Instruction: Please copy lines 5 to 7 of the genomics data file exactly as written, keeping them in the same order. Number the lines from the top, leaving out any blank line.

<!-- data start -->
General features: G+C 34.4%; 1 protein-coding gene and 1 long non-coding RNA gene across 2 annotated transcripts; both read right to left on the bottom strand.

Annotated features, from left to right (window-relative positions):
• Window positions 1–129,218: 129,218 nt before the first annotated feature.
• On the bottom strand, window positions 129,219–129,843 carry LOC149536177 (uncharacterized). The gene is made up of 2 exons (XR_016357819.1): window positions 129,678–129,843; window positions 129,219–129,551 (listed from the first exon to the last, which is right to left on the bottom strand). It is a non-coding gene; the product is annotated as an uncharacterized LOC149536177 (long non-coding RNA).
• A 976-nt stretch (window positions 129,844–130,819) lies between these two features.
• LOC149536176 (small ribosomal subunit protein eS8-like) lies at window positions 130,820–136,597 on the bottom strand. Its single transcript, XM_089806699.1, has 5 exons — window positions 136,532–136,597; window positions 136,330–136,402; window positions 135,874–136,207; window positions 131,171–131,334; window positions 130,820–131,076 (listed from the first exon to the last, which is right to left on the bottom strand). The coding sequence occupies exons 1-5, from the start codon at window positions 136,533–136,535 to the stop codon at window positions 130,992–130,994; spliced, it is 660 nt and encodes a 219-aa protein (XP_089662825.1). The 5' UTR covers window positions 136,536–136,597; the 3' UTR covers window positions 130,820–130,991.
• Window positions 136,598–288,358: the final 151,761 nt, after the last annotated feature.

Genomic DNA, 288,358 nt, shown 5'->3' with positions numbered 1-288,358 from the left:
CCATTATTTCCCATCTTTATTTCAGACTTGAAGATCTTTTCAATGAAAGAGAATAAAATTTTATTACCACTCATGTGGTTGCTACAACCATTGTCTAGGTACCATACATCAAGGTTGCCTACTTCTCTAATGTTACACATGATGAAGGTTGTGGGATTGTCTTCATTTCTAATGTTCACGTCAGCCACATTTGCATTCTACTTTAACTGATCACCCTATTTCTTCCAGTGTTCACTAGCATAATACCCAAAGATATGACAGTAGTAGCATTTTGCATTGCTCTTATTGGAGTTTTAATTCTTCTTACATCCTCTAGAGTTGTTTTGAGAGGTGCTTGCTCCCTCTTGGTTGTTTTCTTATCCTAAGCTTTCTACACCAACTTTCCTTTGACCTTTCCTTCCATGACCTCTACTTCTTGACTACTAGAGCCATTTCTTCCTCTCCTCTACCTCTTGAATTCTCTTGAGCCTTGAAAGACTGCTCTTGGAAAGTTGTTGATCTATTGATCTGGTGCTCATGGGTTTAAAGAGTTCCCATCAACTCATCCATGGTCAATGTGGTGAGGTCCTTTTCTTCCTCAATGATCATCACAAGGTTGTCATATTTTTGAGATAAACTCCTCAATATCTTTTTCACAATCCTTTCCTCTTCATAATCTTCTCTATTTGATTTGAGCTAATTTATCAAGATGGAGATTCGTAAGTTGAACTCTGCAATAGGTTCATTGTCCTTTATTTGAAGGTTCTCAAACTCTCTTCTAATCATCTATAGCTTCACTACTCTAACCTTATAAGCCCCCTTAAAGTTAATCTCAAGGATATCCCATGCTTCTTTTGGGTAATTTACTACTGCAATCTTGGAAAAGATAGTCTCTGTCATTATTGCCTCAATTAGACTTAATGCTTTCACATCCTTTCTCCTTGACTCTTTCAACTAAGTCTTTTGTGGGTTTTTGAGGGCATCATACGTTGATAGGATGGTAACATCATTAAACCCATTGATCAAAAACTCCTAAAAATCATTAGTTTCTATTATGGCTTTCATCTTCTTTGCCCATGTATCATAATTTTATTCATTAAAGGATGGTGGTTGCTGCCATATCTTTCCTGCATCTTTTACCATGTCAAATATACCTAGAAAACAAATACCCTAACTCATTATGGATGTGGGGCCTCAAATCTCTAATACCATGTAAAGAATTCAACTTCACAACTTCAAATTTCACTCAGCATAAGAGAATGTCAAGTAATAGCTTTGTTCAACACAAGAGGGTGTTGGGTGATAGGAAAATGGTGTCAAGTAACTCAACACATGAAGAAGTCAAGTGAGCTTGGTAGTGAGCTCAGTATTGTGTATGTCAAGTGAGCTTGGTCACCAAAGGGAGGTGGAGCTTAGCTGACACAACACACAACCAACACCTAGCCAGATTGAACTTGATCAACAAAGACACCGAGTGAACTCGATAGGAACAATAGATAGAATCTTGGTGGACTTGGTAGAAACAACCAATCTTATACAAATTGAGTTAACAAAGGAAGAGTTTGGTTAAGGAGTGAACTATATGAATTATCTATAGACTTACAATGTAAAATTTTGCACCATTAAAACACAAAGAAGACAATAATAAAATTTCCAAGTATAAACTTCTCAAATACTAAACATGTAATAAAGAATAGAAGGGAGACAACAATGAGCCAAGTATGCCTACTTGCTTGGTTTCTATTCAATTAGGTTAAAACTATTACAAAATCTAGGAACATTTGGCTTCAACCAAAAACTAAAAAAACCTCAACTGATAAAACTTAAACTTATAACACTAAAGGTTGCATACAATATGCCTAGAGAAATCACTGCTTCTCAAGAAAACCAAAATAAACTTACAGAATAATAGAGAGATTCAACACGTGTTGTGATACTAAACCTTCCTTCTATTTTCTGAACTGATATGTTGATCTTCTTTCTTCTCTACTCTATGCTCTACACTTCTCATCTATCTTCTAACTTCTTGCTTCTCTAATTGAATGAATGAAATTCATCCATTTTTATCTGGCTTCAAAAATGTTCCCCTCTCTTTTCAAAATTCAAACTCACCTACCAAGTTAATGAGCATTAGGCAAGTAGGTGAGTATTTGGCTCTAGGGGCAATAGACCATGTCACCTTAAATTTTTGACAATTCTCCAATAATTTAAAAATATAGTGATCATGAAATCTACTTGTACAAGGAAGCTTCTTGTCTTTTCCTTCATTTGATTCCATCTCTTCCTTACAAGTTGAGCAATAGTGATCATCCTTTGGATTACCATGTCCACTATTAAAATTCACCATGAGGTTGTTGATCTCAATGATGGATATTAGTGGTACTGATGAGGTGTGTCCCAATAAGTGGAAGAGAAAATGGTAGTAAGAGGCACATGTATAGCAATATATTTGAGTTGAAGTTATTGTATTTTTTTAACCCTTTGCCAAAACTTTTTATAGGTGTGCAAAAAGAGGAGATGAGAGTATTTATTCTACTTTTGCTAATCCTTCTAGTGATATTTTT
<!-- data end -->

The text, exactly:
• A 976-nt stretch (window positions 129,844–130,819) lies between these two features.
• LOC149536176 (small ribosomal subunit protein eS8-like) lies at window positions 130,820–136,597 on the bottom strand. Its single transcript, XM_089806699.1, has 5 exons — window positions 136,532–136,597; window positions 136,330–136,402; window positions 135,874–136,207; window positions 131,171–131,334; window positions 130,820–131,076 (listed from the first exon to the last, which is right to left on the bottom strand). The coding sequence occupies exons 1-5, from the start codon at window positions 136,533–136,535 to the stop codon at window positions 130,992–130,994; spliced, it is 660 nt and encodes a 219-aa protein (XP_089662825.1). The 5' UTR covers window positions 136,536–136,597; the 3' UTR covers window positions 130,820–130,991.
• Window positions 136,598–288,358: the final 151,761 nt, after the last annotated feature.